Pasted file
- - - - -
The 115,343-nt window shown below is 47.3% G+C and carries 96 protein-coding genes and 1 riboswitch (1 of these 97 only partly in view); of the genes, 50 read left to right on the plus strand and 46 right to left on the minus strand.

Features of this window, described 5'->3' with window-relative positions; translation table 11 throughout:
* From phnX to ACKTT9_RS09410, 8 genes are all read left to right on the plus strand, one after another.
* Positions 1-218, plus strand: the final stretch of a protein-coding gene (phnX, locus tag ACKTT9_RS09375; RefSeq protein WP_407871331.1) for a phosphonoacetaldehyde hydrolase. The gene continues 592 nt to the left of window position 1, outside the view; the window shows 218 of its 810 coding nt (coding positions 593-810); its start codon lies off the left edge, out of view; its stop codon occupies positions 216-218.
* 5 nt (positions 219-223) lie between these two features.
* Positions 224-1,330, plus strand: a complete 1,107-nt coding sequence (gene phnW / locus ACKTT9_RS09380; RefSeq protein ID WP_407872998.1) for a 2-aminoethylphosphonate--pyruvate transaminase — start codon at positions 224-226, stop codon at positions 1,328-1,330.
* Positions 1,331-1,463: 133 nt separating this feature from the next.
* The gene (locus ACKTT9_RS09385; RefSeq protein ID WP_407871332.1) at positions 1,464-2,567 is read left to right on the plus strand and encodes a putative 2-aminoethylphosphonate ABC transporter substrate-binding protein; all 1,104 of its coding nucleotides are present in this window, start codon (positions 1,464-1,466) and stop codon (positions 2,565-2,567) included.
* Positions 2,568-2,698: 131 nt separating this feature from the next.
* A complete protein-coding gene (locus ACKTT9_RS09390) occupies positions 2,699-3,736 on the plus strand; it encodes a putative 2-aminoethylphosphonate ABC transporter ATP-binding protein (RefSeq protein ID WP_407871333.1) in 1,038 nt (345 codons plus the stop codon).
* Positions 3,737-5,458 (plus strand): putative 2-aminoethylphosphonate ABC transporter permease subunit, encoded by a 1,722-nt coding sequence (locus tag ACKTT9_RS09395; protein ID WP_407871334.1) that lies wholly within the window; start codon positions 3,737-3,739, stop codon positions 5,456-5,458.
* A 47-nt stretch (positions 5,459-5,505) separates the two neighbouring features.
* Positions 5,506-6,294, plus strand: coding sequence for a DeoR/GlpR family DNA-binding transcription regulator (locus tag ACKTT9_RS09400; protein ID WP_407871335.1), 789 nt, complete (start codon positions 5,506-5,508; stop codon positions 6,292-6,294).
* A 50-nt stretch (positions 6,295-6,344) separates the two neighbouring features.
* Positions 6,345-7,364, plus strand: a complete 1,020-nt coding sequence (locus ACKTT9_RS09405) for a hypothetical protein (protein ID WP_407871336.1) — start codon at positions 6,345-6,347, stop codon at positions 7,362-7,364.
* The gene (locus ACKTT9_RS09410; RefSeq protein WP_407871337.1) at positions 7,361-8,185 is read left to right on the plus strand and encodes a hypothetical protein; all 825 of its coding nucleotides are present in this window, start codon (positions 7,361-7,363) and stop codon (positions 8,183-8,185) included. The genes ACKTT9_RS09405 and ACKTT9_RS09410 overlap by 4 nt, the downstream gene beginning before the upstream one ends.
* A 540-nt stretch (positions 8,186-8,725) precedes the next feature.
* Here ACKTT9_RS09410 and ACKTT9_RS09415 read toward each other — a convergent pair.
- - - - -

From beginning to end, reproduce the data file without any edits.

The 115,343-nt window shown below is 47.3% G+C and carries 96 protein-coding genes and 1 riboswitch (1 of these 97 only partly in view); of the genes, 50 read left to right on the plus strand and 46 right to left on the minus strand.

Features of this window, described 5'->3' with window-relative positions; translation table 11 throughout:
* From phnX to ACKTT9_RS09410, 8 genes are all read left to right on the plus strand, one after another.
* Positions 1-218, plus strand: the final stretch of a protein-coding gene (phnX, locus tag ACKTT9_RS09375; RefSeq protein WP_407871331.1) for a phosphonoacetaldehyde hydrolase. The gene continues 592 nt to the left of window position 1, outside the view; the window shows 218 of its 810 coding nt (coding positions 593-810); its start codon lies off the left edge, out of view; its stop codon occupies positions 216-218.
* 5 nt (positions 219-223) lie between these two features.
* Positions 224-1,330, plus strand: a complete 1,107-nt coding sequence (gene phnW / locus ACKTT9_RS09380; RefSeq protein ID WP_407872998.1) for a 2-aminoethylphosphonate--pyruvate transaminase — start codon at positions 224-226, stop codon at positions 1,328-1,330.
* Positions 1,331-1,463: 133 nt separating this feature from the next.
* The gene (locus ACKTT9_RS09385; RefSeq protein ID WP_407871332.1) at positions 1,464-2,567 is read left to right on the plus strand and encodes a putative 2-aminoethylphosphonate ABC transporter substrate-binding protein; all 1,104 of its coding nucleotides are present in this window, start codon (positions 1,464-1,466) and stop codon (positions 2,565-2,567) included.
* Positions 2,568-2,698: 131 nt separating this feature from the next.
* A complete protein-coding gene (locus ACKTT9_RS09390) occupies positions 2,699-3,736 on the plus strand; it encodes a putative 2-aminoethylphosphonate ABC transporter ATP-binding protein (RefSeq protein ID WP_407871333.1) in 1,038 nt (345 codons plus the stop codon).
* Positions 3,737-5,458 (plus strand): putative 2-aminoethylphosphonate ABC transporter permease subunit, encoded by a 1,722-nt coding sequence (locus tag ACKTT9_RS09395; protein ID WP_407871334.1) that lies wholly within the window; start codon positions 3,737-3,739, stop codon positions 5,456-5,458.
* A 47-nt stretch (positions 5,459-5,505) separates the two neighbouring features.
* Positions 5,506-6,294, plus strand: coding sequence for a DeoR/GlpR family DNA-binding transcription regulator (locus tag ACKTT9_RS09400; protein ID WP_407871335.1), 789 nt, complete (start codon positions 5,506-5,508; stop codon positions 6,292-6,294).
* A 50-nt stretch (positions 6,295-6,344) separates the two neighbouring features.
* Positions 6,345-7,364, plus strand: a complete 1,020-nt coding sequence (locus ACKTT9_RS09405) for a hypothetical protein (protein ID WP_407871336.1) — start codon at positions 6,345-6,347, stop codon at positions 7,362-7,364.
* The gene (locus ACKTT9_RS09410; RefSeq protein WP_407871337.1) at positions 7,361-8,185 is read left to right on the plus strand and encodes a hypothetical protein; all 825 of its coding nucleotides are present in this window, start codon (positions 7,361-7,363) and stop codon (positions 8,183-8,185) included. The genes ACKTT9_RS09405 and ACKTT9_RS09410 overlap by 4 nt, the downstream gene beginning before the upstream one ends.
* A 540-nt stretch (positions 8,186-8,725) precedes the next feature.
* Here ACKTT9_RS09410 and ACKTT9_RS09415 read toward each other — a convergent pair.